> SELECT
>    a,
>    (SELECT MIN(b) FROM T1 WHERE a=t.a) AS B,
>    (SELECT MIN(c) FROM T1 WHERE a=t.a) AS C
> FROM t1 t
> GROUP BY a

Why not
    select a, min(b) as b, min(c) as c from t1 group by a;
?


2018-06-30 15:12 GMT+02:00, Luuk <luu...@gmail.com>:
>
> On 30-6-2018 14:55, Keith Medcalf wrote:
>> Note that this is SQLite3 specific (and specific to Sybase of the era
>> where Microsoft SQL Server was actually just a rebranded Sybase, and
>> Microsoft re-writes of SQL Server up to about 2000).  Technically you
>> cannot do a query of the form:
>>
>> SELECT c1, c2
>>   FROM t1
>> GROUP BY c2;
>>
>> because each column in the select list must be either an aggregate or
>> listed in the GROUP BY clause.  SQLite3 allows c1 to be a bare column
>> however and the value returned is taken from "some random row" of the
>> group.  If there are multiple such columns, they all come from the same
>> row in the group.  Although documented as a "random" row of the group, it
>> is the first (or last) row visited in the group while solving the query
>> (and this is of course subject to change but within the same version of
>> SQLite3 will deterministically be the row either first or last in the
>> visitation order -- the actual row may of course change depending on use
>> of indexes, etc).  You can re-write this part so it will work in other SQL
>> dialects that strictly enforce the requirement for c1 to be either an
>> aggregate or listed in the group by clause.
>>
>> ---
>> The fact that there's a Highway to Hell but only a Stairway to Heaven says
>> a lot about anticipated traffic volume.
>>
> Ok ,my highway to hell start here (regargind the use of SQL)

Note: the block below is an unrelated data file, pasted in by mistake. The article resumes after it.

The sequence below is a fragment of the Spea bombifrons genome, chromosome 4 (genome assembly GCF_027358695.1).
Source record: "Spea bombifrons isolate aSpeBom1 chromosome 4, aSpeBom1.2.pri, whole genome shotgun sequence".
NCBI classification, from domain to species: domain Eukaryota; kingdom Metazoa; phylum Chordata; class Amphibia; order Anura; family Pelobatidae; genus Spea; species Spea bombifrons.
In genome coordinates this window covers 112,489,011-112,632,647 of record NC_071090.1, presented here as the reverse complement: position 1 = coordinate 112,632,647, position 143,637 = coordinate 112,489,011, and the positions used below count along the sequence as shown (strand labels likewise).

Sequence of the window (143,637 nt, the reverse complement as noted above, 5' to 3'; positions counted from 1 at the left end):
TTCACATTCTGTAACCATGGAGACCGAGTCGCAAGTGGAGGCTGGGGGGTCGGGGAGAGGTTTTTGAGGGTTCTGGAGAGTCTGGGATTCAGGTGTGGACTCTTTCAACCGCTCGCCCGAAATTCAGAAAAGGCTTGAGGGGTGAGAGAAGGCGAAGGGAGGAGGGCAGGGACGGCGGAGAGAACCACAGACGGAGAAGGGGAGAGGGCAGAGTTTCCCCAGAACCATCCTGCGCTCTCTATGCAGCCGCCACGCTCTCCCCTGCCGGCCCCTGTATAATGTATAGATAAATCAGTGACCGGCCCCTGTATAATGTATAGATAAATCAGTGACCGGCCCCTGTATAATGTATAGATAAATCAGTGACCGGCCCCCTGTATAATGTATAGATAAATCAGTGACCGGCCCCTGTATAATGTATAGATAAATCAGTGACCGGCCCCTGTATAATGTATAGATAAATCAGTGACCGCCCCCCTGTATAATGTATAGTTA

>
> In SQLite3 you are allowed to do this:
> SELECT a,b,c
> FROM t1
> GROUP BY a
>
> The values of 'b' and 'c' will be taken from a 'random' row...
>
> But if we rewrite this in SQL, i am getting something like this:
> SELECT
>    a,
>    (SELECT MIN(b) FROM T1 WHERE a=t.a) AS B,
>    (SELECT MIN(c) FROM T1 WHERE a=t.a) AS C
> FROM t1 t
> GROUP BY a
>
> QUESTION: How does one get the proper relationship between 'B' and 'C'?,
> i mean how can one be use that both values are from the same row?
> This is not a problem to SQLite, because in SQLite the values of b and c
> seems to be originating from the same row, but what about *SQL* (if that
> exists...?)
>
> --
> some test results:
> sqlite> insert into t1 values (1,1,2);
> sqlite> insert into t1 values (1,2,1);
> sqlite> insert into t1 values (2,2,1);
> sqlite> insert into t1 values (2,1,2);
> sqlite> select a,b,c from t1 group by a;
> 1|2|1
> 2|1|2
> sqlite> SELECT
>    ...>    a,
>    ...>    (SELECT MIN(b) FROM T1 WHERE a=t.a) AS B,
>    ...>    (SELECT MIN(c) FROM T1 WHERE a=t.a) AS C
>    ...> FROM t1 t
>    ...> GROUP BY a;
> 1|1|1
> 2|1|1
> sqlite>
>
> _______________________________________________
> sqlite-users mailing list
> sqlite-users@mailinglists.sqlite.org
> http://mailinglists.sqlite.org/cgi-bin/mailman/listinfo/sqlite-users
>
_______________________________________________
sqlite-users mailing list
sqlite-users@mailinglists.sqlite.org
http://mailinglists.sqlite.org/cgi-bin/mailman/listinfo/sqlite-users

Reply via email to